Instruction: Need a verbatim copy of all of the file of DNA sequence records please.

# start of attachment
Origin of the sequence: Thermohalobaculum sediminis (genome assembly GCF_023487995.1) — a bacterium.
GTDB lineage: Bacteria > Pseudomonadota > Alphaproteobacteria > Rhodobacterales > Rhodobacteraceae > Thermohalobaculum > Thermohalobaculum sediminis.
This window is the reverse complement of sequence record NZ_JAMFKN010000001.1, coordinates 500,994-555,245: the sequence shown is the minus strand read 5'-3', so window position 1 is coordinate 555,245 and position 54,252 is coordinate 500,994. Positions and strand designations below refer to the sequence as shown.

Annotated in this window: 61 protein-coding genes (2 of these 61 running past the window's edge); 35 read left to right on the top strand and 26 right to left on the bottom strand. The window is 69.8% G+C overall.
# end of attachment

Origin of the sequence: Thermohalobaculum sediminis (genome assembly GCF_023487995.1) — a bacterium.
GTDB lineage: Bacteria > Pseudomonadota > Alphaproteobacteria > Rhodobacterales > Rhodobacteraceae > Thermohalobaculum > Thermohalobaculum sediminis.
This window is the reverse complement of sequence record NZ_JAMFKN010000001.1, coordinates 500,994-555,245: the sequence shown is the minus strand read 5'-3', so window position 1 is coordinate 555,245 and position 54,252 is coordinate 500,994. Positions and strand designations below refer to the sequence as shown.

Annotated in this window: 61 protein-coding genes (2 of these 61 running past the window's edge); 35 read left to right on the top strand and 26 right to left on the bottom strand. The window is 69.8% G+C overall.